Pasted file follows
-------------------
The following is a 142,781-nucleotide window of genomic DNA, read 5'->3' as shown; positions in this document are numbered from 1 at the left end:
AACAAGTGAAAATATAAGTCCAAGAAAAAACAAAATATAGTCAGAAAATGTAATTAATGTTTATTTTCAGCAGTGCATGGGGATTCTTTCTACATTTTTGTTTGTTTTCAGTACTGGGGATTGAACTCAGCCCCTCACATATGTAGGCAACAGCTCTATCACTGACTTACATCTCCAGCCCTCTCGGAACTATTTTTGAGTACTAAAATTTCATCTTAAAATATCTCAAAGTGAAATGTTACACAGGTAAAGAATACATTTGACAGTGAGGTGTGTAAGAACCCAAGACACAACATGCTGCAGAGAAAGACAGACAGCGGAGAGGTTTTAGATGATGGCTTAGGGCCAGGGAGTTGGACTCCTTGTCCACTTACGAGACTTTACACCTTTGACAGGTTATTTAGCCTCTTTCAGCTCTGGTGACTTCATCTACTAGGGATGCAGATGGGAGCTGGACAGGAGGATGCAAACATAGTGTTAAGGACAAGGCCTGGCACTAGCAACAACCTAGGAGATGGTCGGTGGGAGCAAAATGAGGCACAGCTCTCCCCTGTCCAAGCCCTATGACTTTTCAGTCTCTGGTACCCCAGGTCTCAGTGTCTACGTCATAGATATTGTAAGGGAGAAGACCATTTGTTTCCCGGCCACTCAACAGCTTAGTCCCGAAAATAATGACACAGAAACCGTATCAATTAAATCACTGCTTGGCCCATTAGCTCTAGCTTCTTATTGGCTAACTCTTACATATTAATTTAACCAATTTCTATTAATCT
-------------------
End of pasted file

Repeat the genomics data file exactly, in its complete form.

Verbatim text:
The following is a 142,781-nucleotide window of genomic DNA, read 5'->3' as shown; positions in this document are numbered from 1 at the left end:
AACAAGTGAAAATATAAGTCCAAGAAAAAACAAAATATAGTCAGAAAATGTAATTAATGTTTATTTTCAGCAGTGCATGGGGATTCTTTCTACATTTTTGTTTGTTTTCAGTACTGGGGATTGAACTCAGCCCCTCACATATGTAGGCAACAGCTCTATCACTGACTTACATCTCCAGCCCTCTCGGAACTATTTTTGAGTACTAAAATTTCATCTTAAAATATCTCAAAGTGAAATGTTACACAGGTAAAGAATACATTTGACAGTGAGGTGTGTAAGAACCCAAGACACAACATGCTGCAGAGAAAGACAGACAGCGGAGAGGTTTTAGATGATGGCTTAGGGCCAGGGAGTTGGACTCCTTGTCCACTTACGAGACTTTACACCTTTGACAGGTTATTTAGCCTCTTTCAGCTCTGGTGACTTCATCTACTAGGGATGCAGATGGGAGCTGGACAGGAGGATGCAAACATAGTGTTAAGGACAAGGCCTGGCACTAGCAACAACCTAGGAGATGGTCGGTGGGAGCAAAATGAGGCACAGCTCTCCCCTGTCCAAGCCCTATGACTTTTCAGTCTCTGGTACCCCAGGTCTCAGTGTCTACGTCATAGATATTGTAAGGGAGAAGACCATTTGTTTCCCGGCCACTCAACAGCTTAGTCCCGAAAATAATGACACAGAAACCGTATCAATTAAATCACTGCTTGGCCCATTAGCTCTAGCTTCTTATTGGCTAACTCTTACATATTAATTTAACCAATTTCTATTAATCT